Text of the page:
This is great, thanks again Gigi, I'll spend some time this weekend mulling over these 2 points and think about how I can better integrate them into my day to day.
  6. Susan1111

    Susan1111 Well known member

    @eskimoeskimo here is a wonderful article regarding posture, read it and re read it until you start to believe it!! Then look around you perhaps even people you know who's posture is far from perfect and I will bet many are not in pain. I see people all the time with foward heads today known as "text heads" rounded shoulders, rounded backs you name it I've seen it and they are not in pain!

    Some of the article may use technical terms but the point is structural differences in all of us that can not fit into the standard plumb line that the diagram is portraits. Also keep in mind we go in and out of this so called plumb line all day as we are not static or robotic but moving flowing organism's.
    FYI I teach snd practice Pilates and study the biomechanics of the body. I certainly work towards bringing balance to my body and others I teach but posture or lack of it is not causing our pain.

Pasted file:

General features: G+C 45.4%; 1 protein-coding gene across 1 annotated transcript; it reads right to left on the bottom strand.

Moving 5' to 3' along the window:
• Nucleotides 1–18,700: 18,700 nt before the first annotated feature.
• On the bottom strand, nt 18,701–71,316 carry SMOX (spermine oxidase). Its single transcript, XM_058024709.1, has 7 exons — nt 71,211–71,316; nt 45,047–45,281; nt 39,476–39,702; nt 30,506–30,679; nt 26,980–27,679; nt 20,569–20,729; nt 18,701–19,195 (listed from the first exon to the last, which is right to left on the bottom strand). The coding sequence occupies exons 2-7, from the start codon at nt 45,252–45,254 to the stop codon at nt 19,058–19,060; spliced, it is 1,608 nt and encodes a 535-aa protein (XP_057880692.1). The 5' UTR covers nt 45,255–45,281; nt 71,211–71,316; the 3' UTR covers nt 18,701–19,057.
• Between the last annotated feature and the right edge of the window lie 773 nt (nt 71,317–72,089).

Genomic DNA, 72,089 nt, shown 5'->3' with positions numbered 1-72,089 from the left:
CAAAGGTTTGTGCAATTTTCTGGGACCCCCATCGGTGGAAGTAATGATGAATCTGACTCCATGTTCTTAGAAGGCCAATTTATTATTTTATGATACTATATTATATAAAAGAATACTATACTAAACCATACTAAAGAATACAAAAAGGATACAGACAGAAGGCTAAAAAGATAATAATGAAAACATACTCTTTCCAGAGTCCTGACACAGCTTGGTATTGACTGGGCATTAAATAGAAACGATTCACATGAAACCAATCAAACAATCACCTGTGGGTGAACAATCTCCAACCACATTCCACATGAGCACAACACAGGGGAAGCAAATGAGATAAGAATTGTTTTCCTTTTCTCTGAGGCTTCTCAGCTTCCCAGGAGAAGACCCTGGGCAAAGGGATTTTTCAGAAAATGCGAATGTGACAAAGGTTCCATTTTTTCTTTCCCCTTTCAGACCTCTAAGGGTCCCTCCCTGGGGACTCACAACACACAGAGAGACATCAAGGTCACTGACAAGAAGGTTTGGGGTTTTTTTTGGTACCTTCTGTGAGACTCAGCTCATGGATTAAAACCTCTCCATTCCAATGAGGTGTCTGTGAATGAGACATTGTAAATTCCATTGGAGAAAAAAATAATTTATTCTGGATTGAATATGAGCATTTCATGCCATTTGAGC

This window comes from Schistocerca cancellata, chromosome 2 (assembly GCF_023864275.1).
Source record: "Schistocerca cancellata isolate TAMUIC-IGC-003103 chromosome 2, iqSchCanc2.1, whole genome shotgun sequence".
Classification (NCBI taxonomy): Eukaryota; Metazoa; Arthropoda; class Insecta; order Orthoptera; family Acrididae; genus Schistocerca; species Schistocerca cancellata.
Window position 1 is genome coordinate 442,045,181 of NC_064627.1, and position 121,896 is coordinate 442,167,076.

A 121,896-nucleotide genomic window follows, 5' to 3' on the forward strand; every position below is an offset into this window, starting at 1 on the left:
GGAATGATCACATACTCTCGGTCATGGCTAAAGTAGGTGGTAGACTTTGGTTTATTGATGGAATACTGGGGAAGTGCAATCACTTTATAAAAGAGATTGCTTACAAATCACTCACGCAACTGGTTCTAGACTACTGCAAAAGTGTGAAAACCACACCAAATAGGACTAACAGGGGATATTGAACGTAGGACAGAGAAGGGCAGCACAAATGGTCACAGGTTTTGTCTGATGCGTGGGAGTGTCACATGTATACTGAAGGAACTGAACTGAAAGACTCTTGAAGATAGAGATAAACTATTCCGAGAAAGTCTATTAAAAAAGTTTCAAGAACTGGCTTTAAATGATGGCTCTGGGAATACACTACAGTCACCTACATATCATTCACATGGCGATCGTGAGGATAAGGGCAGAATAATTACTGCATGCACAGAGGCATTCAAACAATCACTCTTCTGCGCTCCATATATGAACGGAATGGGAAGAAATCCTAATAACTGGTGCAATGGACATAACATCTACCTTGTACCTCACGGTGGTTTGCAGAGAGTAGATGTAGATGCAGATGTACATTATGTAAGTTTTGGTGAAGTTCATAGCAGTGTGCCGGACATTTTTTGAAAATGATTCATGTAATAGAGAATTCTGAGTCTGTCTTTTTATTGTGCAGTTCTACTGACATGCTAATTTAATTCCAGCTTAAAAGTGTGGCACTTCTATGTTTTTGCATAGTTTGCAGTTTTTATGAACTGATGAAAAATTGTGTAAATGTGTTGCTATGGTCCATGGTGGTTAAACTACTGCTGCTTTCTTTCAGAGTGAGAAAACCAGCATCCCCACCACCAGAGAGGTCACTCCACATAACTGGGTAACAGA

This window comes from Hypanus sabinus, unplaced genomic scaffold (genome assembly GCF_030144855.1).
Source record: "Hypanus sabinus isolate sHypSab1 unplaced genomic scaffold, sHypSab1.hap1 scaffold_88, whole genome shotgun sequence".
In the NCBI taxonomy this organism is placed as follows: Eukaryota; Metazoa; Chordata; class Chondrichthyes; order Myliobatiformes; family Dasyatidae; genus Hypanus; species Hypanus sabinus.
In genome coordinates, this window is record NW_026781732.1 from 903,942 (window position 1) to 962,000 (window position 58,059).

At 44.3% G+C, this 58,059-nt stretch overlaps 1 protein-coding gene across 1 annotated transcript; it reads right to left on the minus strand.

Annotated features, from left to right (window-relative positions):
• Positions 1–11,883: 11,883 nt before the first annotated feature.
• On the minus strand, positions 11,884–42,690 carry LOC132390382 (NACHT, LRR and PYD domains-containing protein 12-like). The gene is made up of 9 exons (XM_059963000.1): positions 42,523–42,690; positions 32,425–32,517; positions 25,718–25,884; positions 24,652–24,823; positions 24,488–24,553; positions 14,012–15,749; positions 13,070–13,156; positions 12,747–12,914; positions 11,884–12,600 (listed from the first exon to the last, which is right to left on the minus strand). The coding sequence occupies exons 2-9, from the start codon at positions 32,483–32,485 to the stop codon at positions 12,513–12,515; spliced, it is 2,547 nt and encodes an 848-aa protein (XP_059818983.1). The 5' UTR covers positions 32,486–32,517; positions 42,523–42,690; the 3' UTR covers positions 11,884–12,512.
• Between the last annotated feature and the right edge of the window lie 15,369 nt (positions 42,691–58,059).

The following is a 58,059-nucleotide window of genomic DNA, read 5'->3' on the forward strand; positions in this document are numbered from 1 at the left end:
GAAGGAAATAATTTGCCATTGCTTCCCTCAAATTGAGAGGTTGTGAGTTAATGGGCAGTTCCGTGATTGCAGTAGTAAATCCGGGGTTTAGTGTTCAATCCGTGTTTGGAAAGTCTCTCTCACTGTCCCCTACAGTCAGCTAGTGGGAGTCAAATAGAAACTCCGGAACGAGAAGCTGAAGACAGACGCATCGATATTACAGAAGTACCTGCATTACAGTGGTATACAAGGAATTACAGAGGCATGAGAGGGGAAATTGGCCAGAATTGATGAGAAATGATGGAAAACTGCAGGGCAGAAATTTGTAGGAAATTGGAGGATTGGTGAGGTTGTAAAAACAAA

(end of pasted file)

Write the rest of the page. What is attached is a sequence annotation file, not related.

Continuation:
I hope this helps.

    Warmly, Susan
  7. Walt Oleksy

    Walt Oleksy Beloved Grand Eagle

    I've always been a sloucher, although I know that I should put my shoulders back and stay straight. I am almost 86, an old dog who is trying to learn a new trick, standing with that imaginary plumb line up my spine. When I do it, I always feel better, and do better at deep breathing. I have to fight off thoughts about a fellow who always had his shoulders back, but who became a huge disappointment as a friend. I'd rather he slouched and was a better friend. In the army they said to "Stand tall!" It really is good, healthful advice.
  8. eskimoeskimo

    eskimoeskimo Well known member